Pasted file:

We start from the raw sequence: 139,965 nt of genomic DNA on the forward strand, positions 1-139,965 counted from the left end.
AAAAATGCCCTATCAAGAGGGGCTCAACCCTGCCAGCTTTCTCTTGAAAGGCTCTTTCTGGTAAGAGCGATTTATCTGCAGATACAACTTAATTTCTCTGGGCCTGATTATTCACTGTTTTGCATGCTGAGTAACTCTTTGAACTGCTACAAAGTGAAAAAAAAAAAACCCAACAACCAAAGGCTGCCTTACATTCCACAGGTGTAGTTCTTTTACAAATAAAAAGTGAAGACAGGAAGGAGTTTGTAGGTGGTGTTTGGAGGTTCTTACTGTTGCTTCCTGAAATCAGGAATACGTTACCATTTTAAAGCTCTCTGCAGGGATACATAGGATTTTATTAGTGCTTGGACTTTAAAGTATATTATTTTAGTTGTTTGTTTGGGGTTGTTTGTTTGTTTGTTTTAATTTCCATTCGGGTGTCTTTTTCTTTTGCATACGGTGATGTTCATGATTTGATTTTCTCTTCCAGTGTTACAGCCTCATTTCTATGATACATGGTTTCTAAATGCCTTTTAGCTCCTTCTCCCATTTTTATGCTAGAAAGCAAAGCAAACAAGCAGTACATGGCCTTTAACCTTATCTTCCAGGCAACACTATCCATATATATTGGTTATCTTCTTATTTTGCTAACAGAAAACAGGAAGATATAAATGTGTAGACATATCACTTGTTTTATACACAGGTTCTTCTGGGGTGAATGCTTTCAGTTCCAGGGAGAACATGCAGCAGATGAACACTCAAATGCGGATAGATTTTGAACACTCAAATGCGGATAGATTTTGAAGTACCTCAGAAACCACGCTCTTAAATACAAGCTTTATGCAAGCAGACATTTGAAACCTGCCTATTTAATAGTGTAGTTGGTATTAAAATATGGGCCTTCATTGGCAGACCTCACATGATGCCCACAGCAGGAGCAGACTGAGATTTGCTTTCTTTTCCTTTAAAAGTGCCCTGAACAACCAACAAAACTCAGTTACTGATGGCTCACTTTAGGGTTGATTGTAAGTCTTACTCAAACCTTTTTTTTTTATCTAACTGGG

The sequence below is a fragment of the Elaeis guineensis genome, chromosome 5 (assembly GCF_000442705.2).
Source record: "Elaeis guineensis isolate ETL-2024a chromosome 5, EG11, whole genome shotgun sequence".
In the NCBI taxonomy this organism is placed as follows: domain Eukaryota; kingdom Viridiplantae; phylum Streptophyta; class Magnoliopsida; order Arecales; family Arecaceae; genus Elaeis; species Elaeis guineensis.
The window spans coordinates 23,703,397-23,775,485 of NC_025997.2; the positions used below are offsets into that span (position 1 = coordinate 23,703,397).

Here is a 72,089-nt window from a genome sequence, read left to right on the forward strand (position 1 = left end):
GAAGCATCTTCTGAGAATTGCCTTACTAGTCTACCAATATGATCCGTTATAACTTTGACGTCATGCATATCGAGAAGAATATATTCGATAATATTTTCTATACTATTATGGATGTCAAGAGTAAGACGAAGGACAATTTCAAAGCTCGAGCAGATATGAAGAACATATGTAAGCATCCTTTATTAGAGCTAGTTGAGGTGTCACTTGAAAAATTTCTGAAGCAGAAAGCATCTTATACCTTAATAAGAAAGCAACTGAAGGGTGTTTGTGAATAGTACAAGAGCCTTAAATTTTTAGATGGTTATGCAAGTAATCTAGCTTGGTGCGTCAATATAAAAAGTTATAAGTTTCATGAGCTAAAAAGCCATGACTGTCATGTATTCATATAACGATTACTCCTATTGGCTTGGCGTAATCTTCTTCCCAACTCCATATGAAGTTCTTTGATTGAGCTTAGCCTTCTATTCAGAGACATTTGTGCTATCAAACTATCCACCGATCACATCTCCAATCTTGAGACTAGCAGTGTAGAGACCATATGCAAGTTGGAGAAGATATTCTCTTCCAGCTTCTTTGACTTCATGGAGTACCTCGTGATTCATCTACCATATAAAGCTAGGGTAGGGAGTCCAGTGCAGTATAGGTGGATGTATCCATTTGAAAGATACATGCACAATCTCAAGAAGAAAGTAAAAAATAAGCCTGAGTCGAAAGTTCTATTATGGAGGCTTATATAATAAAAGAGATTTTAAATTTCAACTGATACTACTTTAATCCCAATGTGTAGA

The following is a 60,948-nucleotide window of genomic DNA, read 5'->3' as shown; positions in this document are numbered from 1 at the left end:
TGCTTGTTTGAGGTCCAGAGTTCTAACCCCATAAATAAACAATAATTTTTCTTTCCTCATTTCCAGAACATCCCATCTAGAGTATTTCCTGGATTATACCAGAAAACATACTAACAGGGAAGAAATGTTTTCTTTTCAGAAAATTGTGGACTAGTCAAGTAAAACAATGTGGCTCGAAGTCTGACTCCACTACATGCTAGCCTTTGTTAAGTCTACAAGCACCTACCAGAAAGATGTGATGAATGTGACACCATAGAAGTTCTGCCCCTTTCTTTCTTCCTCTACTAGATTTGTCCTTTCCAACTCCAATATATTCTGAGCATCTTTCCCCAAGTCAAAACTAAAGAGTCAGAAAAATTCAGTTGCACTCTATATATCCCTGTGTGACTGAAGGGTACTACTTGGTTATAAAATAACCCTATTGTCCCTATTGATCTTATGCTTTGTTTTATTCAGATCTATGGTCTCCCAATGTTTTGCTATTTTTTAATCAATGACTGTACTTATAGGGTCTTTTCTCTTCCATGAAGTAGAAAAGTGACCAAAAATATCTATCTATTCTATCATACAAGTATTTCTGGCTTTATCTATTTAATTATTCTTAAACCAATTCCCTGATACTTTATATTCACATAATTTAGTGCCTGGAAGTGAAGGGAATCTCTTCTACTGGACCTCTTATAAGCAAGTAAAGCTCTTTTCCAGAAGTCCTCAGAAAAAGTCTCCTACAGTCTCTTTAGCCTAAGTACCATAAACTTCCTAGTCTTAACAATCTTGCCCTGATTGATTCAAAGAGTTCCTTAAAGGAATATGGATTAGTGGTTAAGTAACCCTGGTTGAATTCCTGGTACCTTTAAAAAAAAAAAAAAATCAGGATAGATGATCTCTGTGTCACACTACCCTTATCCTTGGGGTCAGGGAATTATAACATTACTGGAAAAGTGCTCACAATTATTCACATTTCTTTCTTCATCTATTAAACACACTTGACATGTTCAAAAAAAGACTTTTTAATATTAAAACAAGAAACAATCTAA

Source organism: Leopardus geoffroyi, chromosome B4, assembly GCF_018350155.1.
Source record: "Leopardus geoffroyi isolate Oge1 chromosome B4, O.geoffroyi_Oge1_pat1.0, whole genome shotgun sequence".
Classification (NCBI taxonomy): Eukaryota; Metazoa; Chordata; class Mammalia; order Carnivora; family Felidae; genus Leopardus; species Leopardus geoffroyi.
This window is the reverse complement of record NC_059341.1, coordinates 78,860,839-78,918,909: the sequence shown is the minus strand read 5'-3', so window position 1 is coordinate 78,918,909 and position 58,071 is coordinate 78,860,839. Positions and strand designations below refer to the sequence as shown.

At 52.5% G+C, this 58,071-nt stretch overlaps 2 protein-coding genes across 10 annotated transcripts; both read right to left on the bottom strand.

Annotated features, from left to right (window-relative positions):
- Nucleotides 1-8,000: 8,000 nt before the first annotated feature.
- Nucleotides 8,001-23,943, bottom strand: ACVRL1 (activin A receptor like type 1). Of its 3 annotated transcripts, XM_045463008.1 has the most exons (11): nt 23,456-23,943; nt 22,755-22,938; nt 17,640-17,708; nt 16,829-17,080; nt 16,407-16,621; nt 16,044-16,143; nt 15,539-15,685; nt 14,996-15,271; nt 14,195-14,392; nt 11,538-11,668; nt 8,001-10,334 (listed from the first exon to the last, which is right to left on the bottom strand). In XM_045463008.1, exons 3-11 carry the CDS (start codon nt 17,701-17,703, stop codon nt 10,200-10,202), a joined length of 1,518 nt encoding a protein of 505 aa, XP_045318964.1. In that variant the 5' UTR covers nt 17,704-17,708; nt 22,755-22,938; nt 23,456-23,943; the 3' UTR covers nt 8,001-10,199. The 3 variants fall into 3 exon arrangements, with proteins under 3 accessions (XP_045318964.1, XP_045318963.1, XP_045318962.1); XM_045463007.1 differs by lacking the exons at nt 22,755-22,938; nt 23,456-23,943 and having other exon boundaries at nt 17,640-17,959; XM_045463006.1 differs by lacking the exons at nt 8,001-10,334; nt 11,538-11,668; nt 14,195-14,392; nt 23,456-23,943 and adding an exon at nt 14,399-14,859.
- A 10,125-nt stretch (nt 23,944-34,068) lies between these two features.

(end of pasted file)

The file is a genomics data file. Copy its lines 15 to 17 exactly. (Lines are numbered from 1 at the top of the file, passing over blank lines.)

At 52.5% G+C, this 58,071-nt stretch overlaps 2 protein-coding genes across 10 annotated transcripts; both read right to left on the bottom strand.

Annotated features, from left to right (window-relative positions):
- Nucleotides 1-8,000: 8,000 nt before the first annotated feature.